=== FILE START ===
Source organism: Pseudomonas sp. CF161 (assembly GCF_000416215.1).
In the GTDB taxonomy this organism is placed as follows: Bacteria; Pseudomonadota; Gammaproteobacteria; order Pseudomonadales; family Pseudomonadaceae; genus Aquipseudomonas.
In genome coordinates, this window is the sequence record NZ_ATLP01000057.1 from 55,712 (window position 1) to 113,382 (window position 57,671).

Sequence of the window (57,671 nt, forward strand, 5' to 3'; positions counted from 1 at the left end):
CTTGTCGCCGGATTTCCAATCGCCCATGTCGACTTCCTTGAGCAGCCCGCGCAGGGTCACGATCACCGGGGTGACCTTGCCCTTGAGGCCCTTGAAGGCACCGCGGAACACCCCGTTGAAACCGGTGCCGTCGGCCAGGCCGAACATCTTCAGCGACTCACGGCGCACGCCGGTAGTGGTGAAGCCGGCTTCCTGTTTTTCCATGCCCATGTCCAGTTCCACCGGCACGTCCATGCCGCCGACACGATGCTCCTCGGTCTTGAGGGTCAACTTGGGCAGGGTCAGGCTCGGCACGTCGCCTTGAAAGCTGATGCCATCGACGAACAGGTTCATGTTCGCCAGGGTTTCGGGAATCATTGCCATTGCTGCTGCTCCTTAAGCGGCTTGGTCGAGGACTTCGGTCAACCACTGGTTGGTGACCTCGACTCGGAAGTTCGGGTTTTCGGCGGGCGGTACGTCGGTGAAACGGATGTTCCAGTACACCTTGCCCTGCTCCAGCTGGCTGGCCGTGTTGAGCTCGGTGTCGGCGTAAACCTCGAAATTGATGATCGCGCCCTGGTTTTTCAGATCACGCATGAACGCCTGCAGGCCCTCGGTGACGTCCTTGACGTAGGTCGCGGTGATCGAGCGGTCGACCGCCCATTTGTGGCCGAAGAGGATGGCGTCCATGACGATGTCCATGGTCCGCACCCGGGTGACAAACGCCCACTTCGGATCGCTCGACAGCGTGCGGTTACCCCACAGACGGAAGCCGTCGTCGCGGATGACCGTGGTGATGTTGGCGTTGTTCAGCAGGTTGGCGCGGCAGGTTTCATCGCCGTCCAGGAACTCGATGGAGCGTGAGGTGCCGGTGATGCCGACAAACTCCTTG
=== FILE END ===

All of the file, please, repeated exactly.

Source organism: Pseudomonas sp. CF161 (assembly GCF_000416215.1).
In the GTDB taxonomy this organism is placed as follows: Bacteria; Pseudomonadota; Gammaproteobacteria; order Pseudomonadales; family Pseudomonadaceae; genus Aquipseudomonas.
In genome coordinates, this window is the sequence record NZ_ATLP01000057.1 from 55,712 (window position 1) to 113,382 (window position 57,671).

Sequence of the window (57,671 nt, forward strand, 5' to 3'; positions counted from 1 at the left end):
CTTGTCGCCGGATTTCCAATCGCCCATGTCGACTTCCTTGAGCAGCCCGCGCAGGGTCACGATCACCGGGGTGACCTTGCCCTTGAGGCCCTTGAAGGCACCGCGGAACACCCCGTTGAAACCGGTGCCGTCGGCCAGGCCGAACATCTTCAGCGACTCACGGCGCACGCCGGTAGTGGTGAAGCCGGCTTCCTGTTTTTCCATGCCCATGTCCAGTTCCACCGGCACGTCCATGCCGCCGACACGATGCTCCTCGGTCTTGAGGGTCAACTTGGGCAGGGTCAGGCTCGGCACGTCGCCTTGAAAGCTGATGCCATCGACGAACAGGTTCATGTTCGCCAGGGTTTCGGGAATCATTGCCATTGCTGCTGCTCCTTAAGCGGCTTGGTCGAGGACTTCGGTCAACCACTGGTTGGTGACCTCGACTCGGAAGTTCGGGTTTTCGGCGGGCGGTACGTCGGTGAAACGGATGTTCCAGTACACCTTGCCCTGCTCCAGCTGGCTGGCCGTGTTGAGCTCGGTGTCGGCGTAAACCTCGAAATTGATGATCGCGCCCTGGTTTTTCAGATCACGCATGAACGCCTGCAGGCCCTCGGTGACGTCCTTGACGTAGGTCGCGGTGATCGAGCGGTCGACCGCCCATTTGTGGCCGAAGAGGATGGCGTCCATGACGATGTCCATGGTCCGCACCCGGGTGACAAACGCCCACTTCGGATCGCTCGACAGCGTGCGGTTACCCCACAGACGGAAGCCGTCGTCGCGGATGACCGTGGTGATGTTGGCGTTGTTCAGCAGGTTGGCGCGGCAGGTTTCATCGCCGTCCAGGAACTCGATGGAGCGTGAGGTGCCGGTGATGCCGACAAACTCCTTG